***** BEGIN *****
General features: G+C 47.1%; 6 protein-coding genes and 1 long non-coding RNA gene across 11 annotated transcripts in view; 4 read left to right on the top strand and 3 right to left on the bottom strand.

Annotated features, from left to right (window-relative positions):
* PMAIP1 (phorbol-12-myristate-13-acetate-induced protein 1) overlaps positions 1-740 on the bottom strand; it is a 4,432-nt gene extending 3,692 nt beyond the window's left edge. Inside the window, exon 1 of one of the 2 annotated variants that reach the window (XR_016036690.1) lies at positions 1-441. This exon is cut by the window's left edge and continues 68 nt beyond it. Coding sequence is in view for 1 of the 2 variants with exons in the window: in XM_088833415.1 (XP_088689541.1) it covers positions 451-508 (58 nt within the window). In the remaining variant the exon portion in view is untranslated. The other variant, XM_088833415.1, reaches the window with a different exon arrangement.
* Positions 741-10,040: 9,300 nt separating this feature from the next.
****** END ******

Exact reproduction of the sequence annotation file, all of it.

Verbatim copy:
General features: G+C 47.1%; 6 protein-coding genes and 1 long non-coding RNA gene across 11 annotated transcripts in view; 4 read left to right on the top strand and 3 right to left on the bottom strand.

Annotated features, from left to right (window-relative positions):
* PMAIP1 (phorbol-12-myristate-13-acetate-induced protein 1) overlaps positions 1-740 on the bottom strand; it is a 4,432-nt gene extending 3,692 nt beyond the window's left edge. Inside the window, exon 1 of one of the 2 annotated variants that reach the window (XR_016036690.1) lies at positions 1-441. This exon is cut by the window's left edge and continues 68 nt beyond it. Coding sequence is in view for 1 of the 2 variants with exons in the window: in XM_088833415.1 (XP_088689541.1) it covers positions 451-508 (58 nt within the window). In the remaining variant the exon portion in view is untranslated. The other variant, XM_088833415.1, reaches the window with a different exon arrangement.
* Positions 741-10,040: 9,300 nt separating this feature from the next.